Stock Watch


5 Great Bargain-Priced Stock Picks

Kathy Kristof

Top pros at the West Coast Value Investing Congress share their bleak outlooks and bright ideas.



The mood at the conference for value investors in Pasadena, Cal., was grim. So what else is new? True bargain hunters are never satisfied. If they're finding plenty of opportunities, it's probably because the economy is a disaster, as it was in March 2009, when value mavens could act like kids in a candy store. If things are going swimmingly and markets are performing well, cheapskates complain about the dearth of bargains. Sometimes you just can't win.

But things seemed glummer than usual at the just-concluded West Coast version of the Value Investing Congress. More than a dozen investing gurus -- ranging from Steve Romick, manager of the FPA Crescent Fund, a member of the Kiplinger 25, the list of our favorite no-load mutual funds, to former Fidelity fund manager Jeffrey Ubben, now the proprietor of a hedge fund called ValueAct Capital -- presented their gloomy views on the U.S. They were nearly unanimous in their views that the best opportunities were overseas -- primarily in emerging markets, where the investing landscape can be treacherous but where growth, government debt and demographic trends are more favorable. The few recommending U.S. stocks were touting issues that they expected to recover from a recent pummeling.

Here are five of the best ideas that came out of the conference, which took place May 3-4.

Ingram Micro (symbol IM)

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Recommended by: Kian Ghazi, co-founder of Hawkshaw Capital Management, a New York City hedge fund

Shares of Ingram Micro plunged on April 29 after the distributor of software and technology equipment announced that it had badly missed first-quarter earnings estimates. Earnings of 34 cents per share were down roughly 20% from the same period a year earlier and fell far short of the 48 cents that analysts had been expecting. The culprit was a new business management system that the company is still struggling to implement in Australia. The problem is expected to impact second-quarter results as well.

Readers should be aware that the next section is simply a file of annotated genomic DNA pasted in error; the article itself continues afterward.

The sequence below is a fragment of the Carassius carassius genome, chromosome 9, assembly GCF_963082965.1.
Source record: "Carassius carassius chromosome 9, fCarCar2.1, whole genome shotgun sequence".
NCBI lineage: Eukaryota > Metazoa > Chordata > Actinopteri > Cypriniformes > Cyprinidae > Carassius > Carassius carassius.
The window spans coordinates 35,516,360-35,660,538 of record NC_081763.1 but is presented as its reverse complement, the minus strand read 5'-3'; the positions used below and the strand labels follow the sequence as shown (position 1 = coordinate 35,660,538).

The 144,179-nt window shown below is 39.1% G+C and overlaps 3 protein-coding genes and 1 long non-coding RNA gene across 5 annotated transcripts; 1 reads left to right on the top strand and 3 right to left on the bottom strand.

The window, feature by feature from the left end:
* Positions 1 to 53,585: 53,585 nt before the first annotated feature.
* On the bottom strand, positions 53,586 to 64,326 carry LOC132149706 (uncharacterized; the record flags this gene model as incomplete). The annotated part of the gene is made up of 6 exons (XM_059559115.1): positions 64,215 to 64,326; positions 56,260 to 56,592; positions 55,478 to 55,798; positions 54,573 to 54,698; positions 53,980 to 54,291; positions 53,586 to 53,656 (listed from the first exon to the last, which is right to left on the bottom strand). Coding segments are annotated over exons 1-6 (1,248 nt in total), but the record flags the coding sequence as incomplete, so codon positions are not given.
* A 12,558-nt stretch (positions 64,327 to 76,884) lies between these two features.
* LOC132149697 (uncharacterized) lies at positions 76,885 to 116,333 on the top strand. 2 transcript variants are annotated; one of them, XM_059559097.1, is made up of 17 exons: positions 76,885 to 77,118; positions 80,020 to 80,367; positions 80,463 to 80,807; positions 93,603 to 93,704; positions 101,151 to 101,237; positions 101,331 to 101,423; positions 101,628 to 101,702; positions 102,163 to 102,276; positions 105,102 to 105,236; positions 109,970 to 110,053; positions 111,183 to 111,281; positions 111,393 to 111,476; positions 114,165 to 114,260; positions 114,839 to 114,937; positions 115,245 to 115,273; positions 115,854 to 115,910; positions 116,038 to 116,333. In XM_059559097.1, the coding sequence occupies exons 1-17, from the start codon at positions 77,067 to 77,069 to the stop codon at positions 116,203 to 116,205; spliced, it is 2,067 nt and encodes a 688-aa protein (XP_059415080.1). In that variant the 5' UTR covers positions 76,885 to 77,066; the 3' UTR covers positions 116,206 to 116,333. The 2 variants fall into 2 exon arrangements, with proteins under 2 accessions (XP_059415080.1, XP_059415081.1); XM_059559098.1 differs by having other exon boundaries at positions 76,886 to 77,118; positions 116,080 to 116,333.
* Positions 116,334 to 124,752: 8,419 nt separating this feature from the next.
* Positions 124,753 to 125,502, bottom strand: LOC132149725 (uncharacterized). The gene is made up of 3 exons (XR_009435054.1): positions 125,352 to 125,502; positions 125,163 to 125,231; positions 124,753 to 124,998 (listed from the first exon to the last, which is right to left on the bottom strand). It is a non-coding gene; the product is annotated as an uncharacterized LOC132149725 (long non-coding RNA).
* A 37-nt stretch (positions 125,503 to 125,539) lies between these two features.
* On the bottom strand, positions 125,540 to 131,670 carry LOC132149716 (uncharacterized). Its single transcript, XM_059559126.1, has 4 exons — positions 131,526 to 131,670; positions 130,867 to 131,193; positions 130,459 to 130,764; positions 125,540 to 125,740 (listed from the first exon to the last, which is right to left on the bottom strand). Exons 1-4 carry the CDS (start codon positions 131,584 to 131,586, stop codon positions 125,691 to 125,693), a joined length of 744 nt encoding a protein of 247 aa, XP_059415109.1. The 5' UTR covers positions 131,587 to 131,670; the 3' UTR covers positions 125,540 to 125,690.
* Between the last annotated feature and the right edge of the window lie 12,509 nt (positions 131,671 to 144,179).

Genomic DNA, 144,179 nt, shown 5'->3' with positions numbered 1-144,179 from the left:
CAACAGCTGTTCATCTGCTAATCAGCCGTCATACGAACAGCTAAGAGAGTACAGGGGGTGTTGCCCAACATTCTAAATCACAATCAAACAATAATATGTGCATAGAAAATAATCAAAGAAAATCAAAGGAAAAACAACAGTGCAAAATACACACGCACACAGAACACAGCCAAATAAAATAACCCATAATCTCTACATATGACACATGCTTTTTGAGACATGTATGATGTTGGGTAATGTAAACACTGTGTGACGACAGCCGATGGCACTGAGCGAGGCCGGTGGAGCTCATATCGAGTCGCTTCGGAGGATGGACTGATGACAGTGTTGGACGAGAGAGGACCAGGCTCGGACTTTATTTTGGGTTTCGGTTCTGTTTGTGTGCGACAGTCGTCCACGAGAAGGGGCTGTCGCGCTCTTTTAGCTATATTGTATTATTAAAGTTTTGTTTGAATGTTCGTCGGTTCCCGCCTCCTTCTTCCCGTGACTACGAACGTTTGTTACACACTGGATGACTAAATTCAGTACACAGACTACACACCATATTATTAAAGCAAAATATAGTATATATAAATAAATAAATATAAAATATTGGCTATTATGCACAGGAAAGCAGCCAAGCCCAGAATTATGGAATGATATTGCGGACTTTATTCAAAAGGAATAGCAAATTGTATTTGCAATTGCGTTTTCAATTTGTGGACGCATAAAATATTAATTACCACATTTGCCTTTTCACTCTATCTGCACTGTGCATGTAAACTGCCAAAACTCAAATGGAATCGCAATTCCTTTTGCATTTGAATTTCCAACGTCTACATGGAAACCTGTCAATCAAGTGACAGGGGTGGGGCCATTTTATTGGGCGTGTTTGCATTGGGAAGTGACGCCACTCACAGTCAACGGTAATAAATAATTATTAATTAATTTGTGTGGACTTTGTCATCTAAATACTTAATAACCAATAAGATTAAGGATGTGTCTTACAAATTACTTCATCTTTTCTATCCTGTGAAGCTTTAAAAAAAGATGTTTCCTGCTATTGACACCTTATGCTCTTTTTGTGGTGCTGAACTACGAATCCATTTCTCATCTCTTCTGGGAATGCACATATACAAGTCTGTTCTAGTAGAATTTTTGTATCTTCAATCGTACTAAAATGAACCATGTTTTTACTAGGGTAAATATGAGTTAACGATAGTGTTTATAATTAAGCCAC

Ingram Micro is also living in the shadow of “cloud computing,” which may restrict future software sales, says Ghazi. But at $18.84, the stock trades at just ten times estimated 2011 earnings of $1.86 per share (all share prices and related data are through May 6). Ghazi thinks the market is pricing the stock based on an “Armageddon scenario.” A fair price for the shares would be closer to $36, he says. “Fears of the cloud are overblown,” he says. “It’s a real but manageable issue.”

Morguard (MRC)

Recommended by: Guy Gottfried, founder and manager of Rational Investment Group, a Toronto money manager

Guy Gottfried thinks that Americans who are worried about U.S. fiscal policy should look north. The Canadian government has managed to pull off 11 years of budget surpluses, and the country now has the lowest ratio of debt to gross domestic product among all the G-7 nations. It also had the fastest economic recovery. In that environment, Gottfried views Morguard Corp. (MRC.TO), a Canadian real estate company, as a great asset play (the symbol is for the shares trading on the Toronto Stock Exchange; Morguard also trades on the pink sheets in the U.S. under the symbol MRCBF.PK.

At $61.99 Canadian, the stock sells for nine times earnings. Moreover, Gottfried says the share price understates the value of the company’s vast high-quality portfolio of rental properties and its outstanding management, led by Rai Sahi, Morguard’s 64-year-old CEO, and one of Canada’s few corporate raiders.

Analysts tend to ignore Morguard because it pays relatively paltry dividends and Sahi owns half of the company. But the stock has gained 30% so far this year, and Gottfried thinks it’s got further to go. “This is a quality business at a great price, with great management,” he says.

G. Willi-Food International (WILC)